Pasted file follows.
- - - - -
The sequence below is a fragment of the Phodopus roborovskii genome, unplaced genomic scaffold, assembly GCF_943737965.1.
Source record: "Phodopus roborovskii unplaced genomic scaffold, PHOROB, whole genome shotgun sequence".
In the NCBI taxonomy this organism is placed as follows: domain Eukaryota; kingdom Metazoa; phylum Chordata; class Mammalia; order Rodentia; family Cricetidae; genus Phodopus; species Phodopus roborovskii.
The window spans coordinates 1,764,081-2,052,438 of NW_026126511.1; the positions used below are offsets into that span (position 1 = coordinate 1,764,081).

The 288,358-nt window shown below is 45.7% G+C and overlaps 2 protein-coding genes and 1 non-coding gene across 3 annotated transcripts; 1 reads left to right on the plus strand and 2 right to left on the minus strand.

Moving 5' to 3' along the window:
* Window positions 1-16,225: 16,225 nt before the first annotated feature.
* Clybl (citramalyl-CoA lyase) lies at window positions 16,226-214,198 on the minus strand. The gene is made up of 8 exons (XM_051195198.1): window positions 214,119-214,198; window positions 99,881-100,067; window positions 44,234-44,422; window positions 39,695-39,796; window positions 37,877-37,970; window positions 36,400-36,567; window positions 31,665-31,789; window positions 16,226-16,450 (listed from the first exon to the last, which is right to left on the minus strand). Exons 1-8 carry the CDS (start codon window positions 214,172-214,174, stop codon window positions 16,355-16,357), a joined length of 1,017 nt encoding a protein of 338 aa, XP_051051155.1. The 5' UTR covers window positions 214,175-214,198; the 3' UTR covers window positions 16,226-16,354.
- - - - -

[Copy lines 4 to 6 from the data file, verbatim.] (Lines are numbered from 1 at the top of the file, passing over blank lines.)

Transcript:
The window spans coordinates 1,764,081-2,052,438 of NW_026126511.1; the positions used below are offsets into that span (position 1 = coordinate 1,764,081).

The 288,358-nt window shown below is 45.7% G+C and overlaps 2 protein-coding genes and 1 non-coding gene across 3 annotated transcripts; 1 reads left to right on the plus strand and 2 right to left on the minus strand.

Moving 5' to 3' along the window: